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Visibility of anatomical landmarks in the region of the mandibular third molar, a comparison between a low-dose and default protocol of CBCT
Malmö University, Faculty of Odontology (OD).ORCID iD: 0000-0003-4611-3708
Malmö University, Faculty of Odontology (OD). Department of Oral & Maxillofacial Radiology, KingAbdulaziz University, Jeddah, Saudi Arabia;.
Malmö University, Faculty of Odontology (OD). Specialized Pain Rehabilitation, Skåne University Hospital, Lund, Sweden.ORCID iD: 0000-0002-8539-7742
Malmö University, Faculty of Odontology (OD). Section of Oral and Maxillofacial Radiology, Department ofClinical Dentistry, University of Bergen, Bergen, Norway.
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2023 (English)In: Acta Odontologica Scandinavica, ISSN 0001-6357, E-ISSN 1502-3850, Vol. 81, no 6, p. 449-455Article in journal (Refereed) Published
Abstract [en]

OBJECTIVE: Optimization of radiographic examinations is essential for radiation protection. The objective of the study was to investigate the clinical applicability of a low-dose CBCT protocol as compared to the default for pre-surgical evaluation of mandibular third molars.

MATERIAL & METHODS: Forty-eight patients (62 teeth) referred for pre-surgical mandibular third molar investigation were recruited after justification for CBCT. Two CBCT scans of each site were made using a default protocol and a low-dose protocol (Veraviewepocs 3D F40, J Morita Corp, Kyoto, Japan). The low-dose protocol had the same tube potential (90 kV) and exposure time (9.4 s) as the default, but with reduced tube current, from 5 mA to 2 mA. Four observers evaluated the visibility of five relevant anatomical variables. Image quality was ranked on a 3-point scale as diagnostically acceptable, doubtful, or unacceptable. The Wilcoxon signed-rank test compared differences between the two protocols. The significance level was set at p ≤ .05.

RESULTS: No significant differences were found between the two protocols for any observer regarding the visibility of the relationship and proximity between the roots and the mandibular canal; root morphology; and possible root resorption of the second molar. The periodontal ligament differed significantly in visibility between the two protocols (p ≤ .05).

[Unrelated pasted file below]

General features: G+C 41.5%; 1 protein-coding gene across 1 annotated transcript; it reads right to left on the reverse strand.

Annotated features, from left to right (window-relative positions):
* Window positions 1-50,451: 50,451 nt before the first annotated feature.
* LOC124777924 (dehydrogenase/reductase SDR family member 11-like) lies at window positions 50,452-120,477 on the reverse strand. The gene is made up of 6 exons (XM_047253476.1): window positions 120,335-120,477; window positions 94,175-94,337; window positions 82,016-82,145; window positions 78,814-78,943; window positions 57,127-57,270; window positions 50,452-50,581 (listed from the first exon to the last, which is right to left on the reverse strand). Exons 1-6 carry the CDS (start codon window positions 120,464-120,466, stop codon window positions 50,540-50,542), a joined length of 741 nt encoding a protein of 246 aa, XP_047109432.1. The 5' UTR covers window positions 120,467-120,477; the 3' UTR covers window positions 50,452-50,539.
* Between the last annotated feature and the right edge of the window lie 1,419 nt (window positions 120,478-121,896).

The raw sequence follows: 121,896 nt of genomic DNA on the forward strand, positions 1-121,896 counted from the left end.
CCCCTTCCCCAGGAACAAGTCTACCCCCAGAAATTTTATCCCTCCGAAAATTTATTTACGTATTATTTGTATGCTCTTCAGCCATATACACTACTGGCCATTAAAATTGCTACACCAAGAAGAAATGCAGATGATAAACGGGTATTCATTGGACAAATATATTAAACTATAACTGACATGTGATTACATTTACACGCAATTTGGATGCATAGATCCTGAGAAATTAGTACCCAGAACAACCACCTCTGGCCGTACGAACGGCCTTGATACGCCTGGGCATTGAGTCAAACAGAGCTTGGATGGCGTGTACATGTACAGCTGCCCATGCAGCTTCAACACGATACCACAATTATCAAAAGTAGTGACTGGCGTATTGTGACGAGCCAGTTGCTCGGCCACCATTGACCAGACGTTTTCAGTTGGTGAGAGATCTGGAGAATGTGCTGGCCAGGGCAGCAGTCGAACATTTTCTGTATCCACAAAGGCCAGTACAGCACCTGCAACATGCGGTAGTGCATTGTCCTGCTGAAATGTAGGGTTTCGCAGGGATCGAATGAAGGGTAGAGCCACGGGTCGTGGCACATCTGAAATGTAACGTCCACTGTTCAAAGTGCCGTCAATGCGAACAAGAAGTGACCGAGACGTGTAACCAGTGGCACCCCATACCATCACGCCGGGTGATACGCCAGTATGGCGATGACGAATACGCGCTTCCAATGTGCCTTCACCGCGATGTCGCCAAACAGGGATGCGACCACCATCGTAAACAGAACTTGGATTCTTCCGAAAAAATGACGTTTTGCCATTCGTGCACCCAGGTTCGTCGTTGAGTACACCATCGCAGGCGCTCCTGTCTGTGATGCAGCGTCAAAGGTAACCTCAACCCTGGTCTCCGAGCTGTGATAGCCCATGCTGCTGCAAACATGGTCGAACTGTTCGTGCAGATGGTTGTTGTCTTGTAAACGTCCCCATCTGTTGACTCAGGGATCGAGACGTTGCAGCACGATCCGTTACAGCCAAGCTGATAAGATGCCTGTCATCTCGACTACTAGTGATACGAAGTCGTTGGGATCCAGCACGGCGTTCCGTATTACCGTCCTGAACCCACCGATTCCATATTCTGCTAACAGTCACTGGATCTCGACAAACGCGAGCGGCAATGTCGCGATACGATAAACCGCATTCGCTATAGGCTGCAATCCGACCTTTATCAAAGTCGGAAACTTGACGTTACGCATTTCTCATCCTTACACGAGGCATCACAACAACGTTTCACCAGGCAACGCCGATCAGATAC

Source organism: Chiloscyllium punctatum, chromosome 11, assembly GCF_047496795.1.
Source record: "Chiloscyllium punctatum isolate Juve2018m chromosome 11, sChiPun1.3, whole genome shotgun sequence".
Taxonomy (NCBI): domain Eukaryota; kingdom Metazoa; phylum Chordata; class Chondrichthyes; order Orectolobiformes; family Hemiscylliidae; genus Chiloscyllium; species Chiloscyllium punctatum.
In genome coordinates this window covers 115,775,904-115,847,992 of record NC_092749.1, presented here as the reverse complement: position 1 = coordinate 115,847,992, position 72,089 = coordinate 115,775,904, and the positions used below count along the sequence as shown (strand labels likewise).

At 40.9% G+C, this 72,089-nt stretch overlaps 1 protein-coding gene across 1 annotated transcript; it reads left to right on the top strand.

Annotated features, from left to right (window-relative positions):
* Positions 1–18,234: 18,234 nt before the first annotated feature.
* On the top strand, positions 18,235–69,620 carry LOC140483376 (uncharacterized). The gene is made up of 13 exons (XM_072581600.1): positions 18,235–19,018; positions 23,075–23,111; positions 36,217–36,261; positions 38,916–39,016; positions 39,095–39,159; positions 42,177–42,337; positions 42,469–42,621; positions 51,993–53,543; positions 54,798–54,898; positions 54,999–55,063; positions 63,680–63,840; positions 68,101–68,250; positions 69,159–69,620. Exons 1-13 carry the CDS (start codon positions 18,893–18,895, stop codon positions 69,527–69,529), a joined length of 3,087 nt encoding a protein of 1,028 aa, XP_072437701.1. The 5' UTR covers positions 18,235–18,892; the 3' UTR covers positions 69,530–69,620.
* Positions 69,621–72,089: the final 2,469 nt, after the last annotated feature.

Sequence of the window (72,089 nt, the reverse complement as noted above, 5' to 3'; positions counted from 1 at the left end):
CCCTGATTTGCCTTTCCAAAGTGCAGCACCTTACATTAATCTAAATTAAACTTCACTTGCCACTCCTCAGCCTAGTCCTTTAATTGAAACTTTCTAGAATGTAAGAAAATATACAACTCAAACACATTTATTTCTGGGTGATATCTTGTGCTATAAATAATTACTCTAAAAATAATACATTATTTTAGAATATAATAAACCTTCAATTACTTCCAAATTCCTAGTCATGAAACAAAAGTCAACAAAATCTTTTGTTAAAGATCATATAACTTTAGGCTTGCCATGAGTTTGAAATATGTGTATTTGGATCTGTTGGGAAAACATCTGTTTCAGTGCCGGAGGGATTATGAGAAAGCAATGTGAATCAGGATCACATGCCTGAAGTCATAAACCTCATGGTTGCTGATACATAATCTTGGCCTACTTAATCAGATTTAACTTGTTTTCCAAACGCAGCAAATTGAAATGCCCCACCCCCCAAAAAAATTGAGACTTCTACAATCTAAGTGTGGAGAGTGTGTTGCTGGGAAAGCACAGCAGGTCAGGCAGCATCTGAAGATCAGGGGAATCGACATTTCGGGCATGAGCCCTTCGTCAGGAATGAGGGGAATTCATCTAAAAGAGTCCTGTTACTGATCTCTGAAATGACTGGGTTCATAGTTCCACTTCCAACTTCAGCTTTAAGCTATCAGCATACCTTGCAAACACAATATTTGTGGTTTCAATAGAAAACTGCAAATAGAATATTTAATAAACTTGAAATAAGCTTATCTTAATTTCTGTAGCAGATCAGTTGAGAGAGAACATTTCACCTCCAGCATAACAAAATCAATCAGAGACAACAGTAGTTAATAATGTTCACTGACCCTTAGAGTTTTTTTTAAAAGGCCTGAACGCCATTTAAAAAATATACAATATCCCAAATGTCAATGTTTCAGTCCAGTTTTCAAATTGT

CONCLUSIONS: This study indicates that a low-dose CBCT protocol with a 60% reduction of the tube current provides, in most cases, acceptable image quality for pre-surgical assessment of mandibular third molars. Optimization of CBCT protocols should be a priority according to recommended guidelines.

Place, publisher, year, edition, pages
Taylor & Francis Group, 2023. Vol. 81, no 6, p. 449-455
Keywords [en]
Molar third, cone-beam computed tomography (CBCT), radiation
National Category
Dentistry
Identifiers
URN: urn:nbn:se:mau:diva-58540DOI: 10.1080/00016357.2023.2170462ISI: 000928538300001PubMedID: 36748228Scopus ID: 2-s2.0-85147663038OAI: oai:DiVA.org:mau-58540DiVA, id: diva2:1741312
Available from: 2023-03-03 Created: 2023-03-03 Last updated: 2024-02-26Bibliographically approved
In thesis
1. Radiographic imaging in relation to the mandibular third molar: tooth characteristics, modality choice, optimization, and absorbed dose
Open this publication in new window or tab >>Radiographic imaging in relation to the mandibular third molar: tooth characteristics, modality choice, optimization, and absorbed dose
2023 (English)Doctoral thesis, comprehensive summary (Other academic)
Abstract [en]

Radiographic imaging of the mandibular third molar (M3) is a valuable diagnostic tool. It provides information on tooth position, root morphology, and relations to surrounding anatomical structures that facilitates diagnosis and treatment planning. Three modalities are commonly used in dentistry: intraoral and panoramic radiography, and cone beam computed tomography (CBCT). Over time, panoramic radiography became a justified choice in most cases of M3 removal. In the last decade, a three-dimensional (3D) alternative, CBCT, has seen increasing use. The advantages of 3D come at the cost of higher radiation doses and societal expense. The four studies in this thesis originated from current knowledge gaps and clinical needs.